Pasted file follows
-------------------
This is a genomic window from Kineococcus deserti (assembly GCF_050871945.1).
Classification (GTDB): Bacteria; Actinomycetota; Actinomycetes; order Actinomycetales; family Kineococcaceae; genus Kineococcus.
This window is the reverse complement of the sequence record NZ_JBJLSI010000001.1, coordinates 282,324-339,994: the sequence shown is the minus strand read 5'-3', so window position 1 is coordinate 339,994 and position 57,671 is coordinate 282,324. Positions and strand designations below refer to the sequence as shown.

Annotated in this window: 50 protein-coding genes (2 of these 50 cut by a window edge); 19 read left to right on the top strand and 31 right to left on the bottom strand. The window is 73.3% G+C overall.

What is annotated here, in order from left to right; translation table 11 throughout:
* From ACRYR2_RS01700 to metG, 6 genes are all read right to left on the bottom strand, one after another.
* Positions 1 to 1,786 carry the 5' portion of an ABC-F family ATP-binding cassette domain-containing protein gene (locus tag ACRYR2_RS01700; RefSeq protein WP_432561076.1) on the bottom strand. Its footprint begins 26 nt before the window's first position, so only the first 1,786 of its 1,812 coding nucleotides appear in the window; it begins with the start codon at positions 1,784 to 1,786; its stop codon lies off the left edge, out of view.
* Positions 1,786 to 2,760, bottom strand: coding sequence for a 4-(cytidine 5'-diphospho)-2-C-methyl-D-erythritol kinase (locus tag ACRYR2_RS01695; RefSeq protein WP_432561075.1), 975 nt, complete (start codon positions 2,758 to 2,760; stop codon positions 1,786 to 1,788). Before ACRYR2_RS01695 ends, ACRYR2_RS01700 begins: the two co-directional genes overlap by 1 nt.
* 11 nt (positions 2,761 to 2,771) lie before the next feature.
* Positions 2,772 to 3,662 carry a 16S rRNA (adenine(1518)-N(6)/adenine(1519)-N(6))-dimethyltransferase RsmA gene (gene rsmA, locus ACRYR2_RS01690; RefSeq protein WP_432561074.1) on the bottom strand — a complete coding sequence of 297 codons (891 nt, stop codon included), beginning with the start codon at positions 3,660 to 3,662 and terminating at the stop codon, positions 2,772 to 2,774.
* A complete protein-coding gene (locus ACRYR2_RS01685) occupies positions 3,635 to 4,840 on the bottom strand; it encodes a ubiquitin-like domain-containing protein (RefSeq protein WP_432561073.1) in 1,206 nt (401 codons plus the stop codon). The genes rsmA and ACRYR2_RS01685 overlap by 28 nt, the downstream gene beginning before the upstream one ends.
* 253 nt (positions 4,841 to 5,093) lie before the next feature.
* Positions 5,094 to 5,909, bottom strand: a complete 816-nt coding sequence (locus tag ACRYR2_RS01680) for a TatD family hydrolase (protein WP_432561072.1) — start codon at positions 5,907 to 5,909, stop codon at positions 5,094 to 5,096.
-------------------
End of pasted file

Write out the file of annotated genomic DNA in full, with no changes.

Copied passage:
This is a genomic window from Kineococcus deserti (assembly GCF_050871945.1).
Classification (GTDB): Bacteria; Actinomycetota; Actinomycetes; order Actinomycetales; family Kineococcaceae; genus Kineococcus.
This window is the reverse complement of the sequence record NZ_JBJLSI010000001.1, coordinates 282,324-339,994: the sequence shown is the minus strand read 5'-3', so window position 1 is coordinate 339,994 and position 57,671 is coordinate 282,324. Positions and strand designations below refer to the sequence as shown.

Annotated in this window: 50 protein-coding genes (2 of these 50 cut by a window edge); 19 read left to right on the top strand and 31 right to left on the bottom strand. The window is 73.3% G+C overall.

What is annotated here, in order from left to right; translation table 11 throughout:
* From ACRYR2_RS01700 to metG, 6 genes are all read right to left on the bottom strand, one after another.
* Positions 1 to 1,786 carry the 5' portion of an ABC-F family ATP-binding cassette domain-containing protein gene (locus tag ACRYR2_RS01700; RefSeq protein WP_432561076.1) on the bottom strand. Its footprint begins 26 nt before the window's first position, so only the first 1,786 of its 1,812 coding nucleotides appear in the window; it begins with the start codon at positions 1,784 to 1,786; its stop codon lies off the left edge, out of view.
* Positions 1,786 to 2,760, bottom strand: coding sequence for a 4-(cytidine 5'-diphospho)-2-C-methyl-D-erythritol kinase (locus tag ACRYR2_RS01695; RefSeq protein WP_432561075.1), 975 nt, complete (start codon positions 2,758 to 2,760; stop codon positions 1,786 to 1,788). Before ACRYR2_RS01695 ends, ACRYR2_RS01700 begins: the two co-directional genes overlap by 1 nt.
* 11 nt (positions 2,761 to 2,771) lie before the next feature.
* Positions 2,772 to 3,662 carry a 16S rRNA (adenine(1518)-N(6)/adenine(1519)-N(6))-dimethyltransferase RsmA gene (gene rsmA, locus ACRYR2_RS01690; RefSeq protein WP_432561074.1) on the bottom strand — a complete coding sequence of 297 codons (891 nt, stop codon included), beginning with the start codon at positions 3,660 to 3,662 and terminating at the stop codon, positions 2,772 to 2,774.
* A complete protein-coding gene (locus ACRYR2_RS01685) occupies positions 3,635 to 4,840 on the bottom strand; it encodes a ubiquitin-like domain-containing protein (RefSeq protein WP_432561073.1) in 1,206 nt (401 codons plus the stop codon). The genes rsmA and ACRYR2_RS01685 overlap by 28 nt, the downstream gene beginning before the upstream one ends.
* 253 nt (positions 4,841 to 5,093) lie before the next feature.
* Positions 5,094 to 5,909, bottom strand: a complete 816-nt coding sequence (locus tag ACRYR2_RS01680) for a TatD family hydrolase (protein WP_432561072.1) — start codon at positions 5,907 to 5,909, stop codon at positions 5,094 to 5,096.